The Union Health Minister said a COVID-19 vaccine was likely to be available by the first quarter of 2021 and that the Centre estimates to receive and utilise 40-50 crore doses covering around 25 crore people by July next year.

About 30 crore people will be part of the first “wave” to get the COVID-19 vaccine in India. They consist of health care workers, police personnel, those above 50 and those younger with underlying illnesses that make them vulnerable, said Principal Scientific Adviser K. VijayRaghavan.

He said from “March to May” vaccines were likely to be available in significant numbers and would be progressively rolled out over the years using the national immunisation programme.

You can track coronavirus cases, deaths and testing rates at the national and State levels here. A list of State Helpline numbers is available as well.

Here are the updates:

RT-PCR test zone set up at Mumbai airport for domestic passengers

The Chhatrapati Shivaji Maharaj International Airport (CSMIA) here has created a dedicated zone inside the airport for domestic passengers arriving from Delhi, Goa, Gujarat and Rajasthan without COVID-19 negative certificates.

As per the latest State government rules, they would need to undergo the RT-PCR test upon arrival at the airport before entering the city.

Such passengers will be directed to the test zone located near the baggage carousel before exiting the airport, Mumbai International Airport Ltd (MIAL) said in a statement.

“In keeping with the latest edict from the State of Maharashtra, passengers arriving at CSMIA from Delhi, Goa, Gujarat and Rajasthan are required to provide proof of a negative RT-PCR test prior to boarding their flight or undertake the test upon arrival at Mumbai,” it said.

U.K. asks regulator to assess AZ-Oxford vaccine amid questions

The British government on Friday said it has formally asked the country’s medicines regulator to assess whether a coronavirus vaccine developed by AstraZeneca and Oxford University should be authorised for use.

The step comes amid questions about preliminary results from trials, after the company and the university acknowledged that the most encouraging part of their findings stemmed from a dosing error.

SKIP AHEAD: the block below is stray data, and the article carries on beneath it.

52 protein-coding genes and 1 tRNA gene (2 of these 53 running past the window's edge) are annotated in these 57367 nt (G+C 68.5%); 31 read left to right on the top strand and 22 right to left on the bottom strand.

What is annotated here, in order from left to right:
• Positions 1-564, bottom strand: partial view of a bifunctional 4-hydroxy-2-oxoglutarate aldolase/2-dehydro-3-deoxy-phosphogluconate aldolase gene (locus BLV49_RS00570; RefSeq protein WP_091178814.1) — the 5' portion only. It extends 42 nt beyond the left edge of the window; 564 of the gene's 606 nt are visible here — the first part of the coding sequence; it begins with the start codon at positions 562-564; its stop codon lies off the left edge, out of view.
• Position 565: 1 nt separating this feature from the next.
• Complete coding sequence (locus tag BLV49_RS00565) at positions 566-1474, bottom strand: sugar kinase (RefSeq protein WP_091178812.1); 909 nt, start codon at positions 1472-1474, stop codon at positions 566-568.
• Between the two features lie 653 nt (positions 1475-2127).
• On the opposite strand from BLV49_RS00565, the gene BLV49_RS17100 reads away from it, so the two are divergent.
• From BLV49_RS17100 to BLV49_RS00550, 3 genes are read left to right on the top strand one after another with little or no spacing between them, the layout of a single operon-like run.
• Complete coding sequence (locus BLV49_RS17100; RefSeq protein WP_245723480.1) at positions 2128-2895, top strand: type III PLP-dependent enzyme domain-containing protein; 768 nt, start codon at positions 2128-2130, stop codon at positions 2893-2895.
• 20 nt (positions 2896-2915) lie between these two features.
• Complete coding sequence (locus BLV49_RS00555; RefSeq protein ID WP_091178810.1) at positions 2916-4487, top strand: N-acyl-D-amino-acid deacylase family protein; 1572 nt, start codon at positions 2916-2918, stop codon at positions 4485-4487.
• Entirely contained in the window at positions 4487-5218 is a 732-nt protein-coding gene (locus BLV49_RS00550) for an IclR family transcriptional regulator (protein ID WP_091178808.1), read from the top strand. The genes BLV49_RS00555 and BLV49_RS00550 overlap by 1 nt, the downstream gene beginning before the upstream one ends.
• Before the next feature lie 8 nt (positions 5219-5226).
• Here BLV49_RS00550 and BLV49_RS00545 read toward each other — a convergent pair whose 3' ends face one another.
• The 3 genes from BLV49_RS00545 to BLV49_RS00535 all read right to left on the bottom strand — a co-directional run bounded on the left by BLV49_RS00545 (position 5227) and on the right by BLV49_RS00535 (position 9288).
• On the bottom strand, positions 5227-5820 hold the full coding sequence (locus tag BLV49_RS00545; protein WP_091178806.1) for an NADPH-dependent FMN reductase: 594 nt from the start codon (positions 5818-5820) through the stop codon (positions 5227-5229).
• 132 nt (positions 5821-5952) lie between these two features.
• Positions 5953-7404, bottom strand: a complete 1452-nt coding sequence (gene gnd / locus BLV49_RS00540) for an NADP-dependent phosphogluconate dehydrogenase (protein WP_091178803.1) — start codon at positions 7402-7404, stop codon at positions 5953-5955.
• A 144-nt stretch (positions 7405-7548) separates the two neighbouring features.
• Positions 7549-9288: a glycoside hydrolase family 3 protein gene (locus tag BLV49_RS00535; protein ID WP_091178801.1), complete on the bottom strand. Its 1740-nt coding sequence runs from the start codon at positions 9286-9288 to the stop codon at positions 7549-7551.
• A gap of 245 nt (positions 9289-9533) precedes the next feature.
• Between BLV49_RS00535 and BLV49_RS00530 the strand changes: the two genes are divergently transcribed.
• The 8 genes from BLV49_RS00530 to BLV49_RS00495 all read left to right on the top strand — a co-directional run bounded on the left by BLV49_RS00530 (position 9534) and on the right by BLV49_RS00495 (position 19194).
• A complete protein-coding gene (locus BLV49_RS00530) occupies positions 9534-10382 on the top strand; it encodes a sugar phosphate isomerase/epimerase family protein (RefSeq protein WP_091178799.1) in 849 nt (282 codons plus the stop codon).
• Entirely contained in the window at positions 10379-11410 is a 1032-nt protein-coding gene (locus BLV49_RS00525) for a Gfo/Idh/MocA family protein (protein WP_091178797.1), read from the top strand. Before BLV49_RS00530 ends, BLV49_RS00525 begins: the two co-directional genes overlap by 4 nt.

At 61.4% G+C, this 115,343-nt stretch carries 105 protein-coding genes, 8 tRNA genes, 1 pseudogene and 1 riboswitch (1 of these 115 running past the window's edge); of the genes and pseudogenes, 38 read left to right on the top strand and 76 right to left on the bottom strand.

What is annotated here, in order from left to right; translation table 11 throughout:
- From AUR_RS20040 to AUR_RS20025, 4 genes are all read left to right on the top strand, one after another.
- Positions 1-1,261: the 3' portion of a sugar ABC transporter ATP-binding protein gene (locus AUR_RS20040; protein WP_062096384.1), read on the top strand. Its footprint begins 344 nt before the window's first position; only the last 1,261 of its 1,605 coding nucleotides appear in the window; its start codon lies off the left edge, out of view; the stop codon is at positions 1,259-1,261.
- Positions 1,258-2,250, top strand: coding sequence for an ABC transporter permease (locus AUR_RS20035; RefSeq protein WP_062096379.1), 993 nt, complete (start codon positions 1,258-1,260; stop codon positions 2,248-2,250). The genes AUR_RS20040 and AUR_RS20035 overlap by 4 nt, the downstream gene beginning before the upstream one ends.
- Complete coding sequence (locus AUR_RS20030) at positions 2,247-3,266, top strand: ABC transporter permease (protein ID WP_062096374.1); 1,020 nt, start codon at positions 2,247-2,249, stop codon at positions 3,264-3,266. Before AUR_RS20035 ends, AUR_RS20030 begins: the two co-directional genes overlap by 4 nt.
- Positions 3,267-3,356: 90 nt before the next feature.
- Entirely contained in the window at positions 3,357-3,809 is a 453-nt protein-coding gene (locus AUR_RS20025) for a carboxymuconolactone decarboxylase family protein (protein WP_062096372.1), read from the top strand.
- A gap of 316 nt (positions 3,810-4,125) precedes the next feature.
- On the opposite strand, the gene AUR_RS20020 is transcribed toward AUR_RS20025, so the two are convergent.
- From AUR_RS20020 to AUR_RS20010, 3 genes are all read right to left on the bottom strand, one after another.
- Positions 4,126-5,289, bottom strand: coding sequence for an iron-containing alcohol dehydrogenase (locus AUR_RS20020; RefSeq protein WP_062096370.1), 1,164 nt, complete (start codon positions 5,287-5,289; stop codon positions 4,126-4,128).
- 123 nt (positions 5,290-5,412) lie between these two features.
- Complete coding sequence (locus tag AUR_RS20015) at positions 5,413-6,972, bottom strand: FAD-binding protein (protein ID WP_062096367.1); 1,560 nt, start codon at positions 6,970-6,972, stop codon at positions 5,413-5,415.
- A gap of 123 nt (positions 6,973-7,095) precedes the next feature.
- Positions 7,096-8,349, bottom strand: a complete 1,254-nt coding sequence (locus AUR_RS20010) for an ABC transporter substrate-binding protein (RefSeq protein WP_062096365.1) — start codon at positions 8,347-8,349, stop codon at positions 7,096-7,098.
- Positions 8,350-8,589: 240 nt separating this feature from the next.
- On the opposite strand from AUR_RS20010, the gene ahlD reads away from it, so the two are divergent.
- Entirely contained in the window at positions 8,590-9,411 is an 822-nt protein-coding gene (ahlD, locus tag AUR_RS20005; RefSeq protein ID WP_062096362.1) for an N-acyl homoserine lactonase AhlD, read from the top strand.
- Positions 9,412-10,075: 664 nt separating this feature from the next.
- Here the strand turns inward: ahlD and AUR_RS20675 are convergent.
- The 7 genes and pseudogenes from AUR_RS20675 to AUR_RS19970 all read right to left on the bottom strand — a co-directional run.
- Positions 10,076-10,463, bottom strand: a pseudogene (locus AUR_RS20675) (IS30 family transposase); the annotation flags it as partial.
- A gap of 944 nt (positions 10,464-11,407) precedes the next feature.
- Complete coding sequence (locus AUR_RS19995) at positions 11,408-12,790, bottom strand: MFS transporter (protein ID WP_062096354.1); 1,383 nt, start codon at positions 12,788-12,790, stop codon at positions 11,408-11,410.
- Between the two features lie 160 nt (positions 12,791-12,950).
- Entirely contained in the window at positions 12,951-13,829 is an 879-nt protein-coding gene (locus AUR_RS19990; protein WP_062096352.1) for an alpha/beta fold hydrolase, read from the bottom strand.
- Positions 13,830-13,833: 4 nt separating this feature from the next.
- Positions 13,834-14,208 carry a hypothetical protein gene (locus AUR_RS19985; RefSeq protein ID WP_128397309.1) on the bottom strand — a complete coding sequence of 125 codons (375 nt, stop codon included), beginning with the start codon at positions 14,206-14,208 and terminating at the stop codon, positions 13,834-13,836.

U.K. Health Secretary Matt Hancock said he had asked the Medicines and Healthcare Products Regulatory Agency (MHRA) to determine whether the vaccine “meets rigorous safety standards.”

It’s the second vaccine candidate to reach the formal assessment stage in Britain, following a shot developed by Pfizer and its German partner BioNTech. A third vaccine from US firm Moderna is not far behind.

Re-examine decision asking employees to report for duty, Karnataka HC tells govt.

The High Court of Karnataka on Thursday directed the State government to reconsider its May 18, 2020 decision of asking all the employees of the government and its autonomous agencies to report to the respective offices for duty, keeping in mind the difficulties being faced by such employees, particularly the blind, to adhere to COVID-19 norms.

Noticing that the Union government had granted exemption from reporting to duty for pregnant women and employees with disabilities, the court said the State government was required to reconsider its decision in the light of the rights guaranteed to persons with disabilities.

A Division Bench comprising Chief Justice Abhay Shreeniwas Oka and Justice S. Vishwajith Shetty issued the direction while hearing a PIL petition filed by the Karnataka Federation of the Blind, Bengaluru.

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